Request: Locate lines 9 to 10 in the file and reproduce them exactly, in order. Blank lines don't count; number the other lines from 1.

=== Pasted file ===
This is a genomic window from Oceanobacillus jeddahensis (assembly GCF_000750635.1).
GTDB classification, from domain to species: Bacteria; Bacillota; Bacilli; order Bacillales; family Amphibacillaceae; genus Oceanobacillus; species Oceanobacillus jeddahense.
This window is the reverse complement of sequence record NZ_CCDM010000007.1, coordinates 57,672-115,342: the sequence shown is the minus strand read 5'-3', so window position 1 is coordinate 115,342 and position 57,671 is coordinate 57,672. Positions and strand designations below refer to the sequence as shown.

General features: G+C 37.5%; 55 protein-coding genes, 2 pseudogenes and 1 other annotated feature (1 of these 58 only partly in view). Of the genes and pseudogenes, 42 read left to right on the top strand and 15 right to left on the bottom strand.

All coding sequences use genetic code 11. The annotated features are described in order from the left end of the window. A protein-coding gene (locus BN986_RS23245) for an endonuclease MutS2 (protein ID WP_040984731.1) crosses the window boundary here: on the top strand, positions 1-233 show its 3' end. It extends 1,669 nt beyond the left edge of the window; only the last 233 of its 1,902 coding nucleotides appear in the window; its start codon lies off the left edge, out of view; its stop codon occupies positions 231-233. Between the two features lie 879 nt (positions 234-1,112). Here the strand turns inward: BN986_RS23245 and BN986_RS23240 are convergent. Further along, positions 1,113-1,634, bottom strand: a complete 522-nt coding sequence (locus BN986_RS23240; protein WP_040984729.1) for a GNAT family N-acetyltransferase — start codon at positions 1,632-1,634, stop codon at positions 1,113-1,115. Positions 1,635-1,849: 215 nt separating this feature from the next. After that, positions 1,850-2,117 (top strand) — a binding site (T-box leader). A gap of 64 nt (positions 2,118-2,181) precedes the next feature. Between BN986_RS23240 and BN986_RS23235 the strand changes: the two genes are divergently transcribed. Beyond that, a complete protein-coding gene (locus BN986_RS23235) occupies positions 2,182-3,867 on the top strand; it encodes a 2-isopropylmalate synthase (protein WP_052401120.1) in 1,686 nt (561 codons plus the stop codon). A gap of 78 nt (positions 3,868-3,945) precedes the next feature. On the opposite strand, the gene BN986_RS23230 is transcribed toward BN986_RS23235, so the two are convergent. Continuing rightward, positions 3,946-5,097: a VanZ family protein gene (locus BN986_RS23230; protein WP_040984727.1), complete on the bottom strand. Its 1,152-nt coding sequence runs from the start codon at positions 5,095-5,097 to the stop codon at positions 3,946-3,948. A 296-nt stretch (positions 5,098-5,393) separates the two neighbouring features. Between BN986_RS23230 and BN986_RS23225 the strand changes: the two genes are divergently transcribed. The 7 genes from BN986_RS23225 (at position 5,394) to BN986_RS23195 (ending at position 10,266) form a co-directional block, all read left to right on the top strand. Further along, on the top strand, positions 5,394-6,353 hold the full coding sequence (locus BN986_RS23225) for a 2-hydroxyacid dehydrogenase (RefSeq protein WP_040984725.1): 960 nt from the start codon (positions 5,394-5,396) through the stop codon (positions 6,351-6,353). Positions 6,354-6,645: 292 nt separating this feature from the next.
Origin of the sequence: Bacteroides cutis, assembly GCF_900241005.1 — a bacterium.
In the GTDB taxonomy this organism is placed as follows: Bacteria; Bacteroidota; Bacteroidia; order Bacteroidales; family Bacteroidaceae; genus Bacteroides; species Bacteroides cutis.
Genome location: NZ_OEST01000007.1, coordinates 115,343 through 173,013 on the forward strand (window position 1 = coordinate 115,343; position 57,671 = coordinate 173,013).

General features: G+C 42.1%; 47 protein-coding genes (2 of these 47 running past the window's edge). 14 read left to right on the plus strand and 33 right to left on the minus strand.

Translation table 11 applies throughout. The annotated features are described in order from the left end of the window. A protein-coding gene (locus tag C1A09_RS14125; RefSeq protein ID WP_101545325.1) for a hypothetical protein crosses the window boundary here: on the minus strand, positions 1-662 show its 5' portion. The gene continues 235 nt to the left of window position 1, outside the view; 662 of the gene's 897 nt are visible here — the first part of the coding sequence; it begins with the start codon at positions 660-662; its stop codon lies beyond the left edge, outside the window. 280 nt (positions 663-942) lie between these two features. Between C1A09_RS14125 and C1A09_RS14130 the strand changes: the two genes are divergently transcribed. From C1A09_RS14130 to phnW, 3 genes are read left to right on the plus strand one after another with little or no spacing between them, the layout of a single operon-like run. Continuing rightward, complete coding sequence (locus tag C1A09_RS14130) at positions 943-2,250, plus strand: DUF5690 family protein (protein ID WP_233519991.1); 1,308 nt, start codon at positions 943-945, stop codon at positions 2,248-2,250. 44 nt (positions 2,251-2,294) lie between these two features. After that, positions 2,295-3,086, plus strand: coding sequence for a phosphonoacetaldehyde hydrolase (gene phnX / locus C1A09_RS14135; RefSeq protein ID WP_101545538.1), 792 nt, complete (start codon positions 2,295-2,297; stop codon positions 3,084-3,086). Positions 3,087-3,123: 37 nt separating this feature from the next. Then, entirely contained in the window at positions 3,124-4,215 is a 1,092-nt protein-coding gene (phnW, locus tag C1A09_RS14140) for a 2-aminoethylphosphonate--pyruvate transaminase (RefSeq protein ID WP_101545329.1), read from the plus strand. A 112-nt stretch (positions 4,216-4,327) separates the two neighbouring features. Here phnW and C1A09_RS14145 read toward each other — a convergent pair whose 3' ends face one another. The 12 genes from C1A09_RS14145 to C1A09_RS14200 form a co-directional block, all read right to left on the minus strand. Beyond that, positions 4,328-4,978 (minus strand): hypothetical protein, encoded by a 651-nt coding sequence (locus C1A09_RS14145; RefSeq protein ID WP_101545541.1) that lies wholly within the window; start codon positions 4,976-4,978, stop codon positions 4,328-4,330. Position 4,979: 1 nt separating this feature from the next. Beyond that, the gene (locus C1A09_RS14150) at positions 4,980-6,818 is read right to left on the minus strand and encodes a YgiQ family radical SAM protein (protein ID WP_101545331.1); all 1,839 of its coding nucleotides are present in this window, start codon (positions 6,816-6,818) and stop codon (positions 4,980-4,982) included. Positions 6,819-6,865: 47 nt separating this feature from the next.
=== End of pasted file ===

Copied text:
General features: G+C 42.1%; 47 protein-coding genes (2 of these 47 running past the window's edge). 14 read left to right on the plus strand and 33 right to left on the minus strand.

Translation table 11 applies throughout. The annotated features are described in order from the left end of the window. A protein-coding gene (locus tag C1A09_RS14125; RefSeq protein ID WP_101545325.1) for a hypothetical protein crosses the window boundary here: on the minus strand, positions 1-662 show its 5' portion. The gene continues 235 nt to the left of window position 1, outside the view; 662 of the gene's 897 nt are visible here — the first part of the coding sequence; it begins with the start codon at positions 660-662; its stop codon lies beyond the left edge, outside the window. 280 nt (positions 663-942) lie between these two features. Between C1A09_RS14125 and C1A09_RS14130 the strand changes: the two genes are divergently transcribed. From C1A09_RS14130 to phnW, 3 genes are read left to right on the plus strand one after another with little or no spacing between them, the layout of a single operon-like run. Continuing rightward, complete coding sequence (locus tag C1A09_RS14130) at positions 943-2,250, plus strand: DUF5690 family protein (protein ID WP_233519991.1); 1,308 nt, start codon at positions 943-945, stop codon at positions 2,248-2,250. 44 nt (positions 2,251-2,294) lie between these two features. After that, positions 2,295-3,086, plus strand: coding sequence for a phosphonoacetaldehyde hydrolase (gene phnX / locus C1A09_RS14135; RefSeq protein ID WP_101545538.1), 792 nt, complete (start codon positions 2,295-2,297; stop codon positions 3,084-3,086). Positions 3,087-3,123: 37 nt separating this feature from the next. Then, entirely contained in the window at positions 3,124-4,215 is a 1,092-nt protein-coding gene (phnW, locus tag C1A09_RS14140) for a 2-aminoethylphosphonate--pyruvate transaminase (RefSeq protein ID WP_101545329.1), read from the plus strand. A 112-nt stretch (positions 4,216-4,327) separates the two neighbouring features. Here phnW and C1A09_RS14145 read toward each other — a convergent pair whose 3' ends face one another. The 12 genes from C1A09_RS14145 to C1A09_RS14200 form a co-directional block, all read right to left on the minus strand. Beyond that, positions 4,328-4,978 (minus strand): hypothetical protein, encoded by a 651-nt coding sequence (locus C1A09_RS14145; RefSeq protein ID WP_101545541.1) that lies wholly within the window; start codon positions 4,976-4,978, stop codon positions 4,328-4,330. Position 4,979: 1 nt separating this feature from the next. Beyond that, the gene (locus C1A09_RS14150) at positions 4,980-6,818 is read right to left on the minus strand and encodes a YgiQ family radical SAM protein (protein ID WP_101545331.1); all 1,839 of its coding nucleotides are present in this window, start codon (positions 6,816-6,818) and stop codon (positions 4,980-4,982) included. Positions 6,819-6,865: 47 nt separating this feature from the next.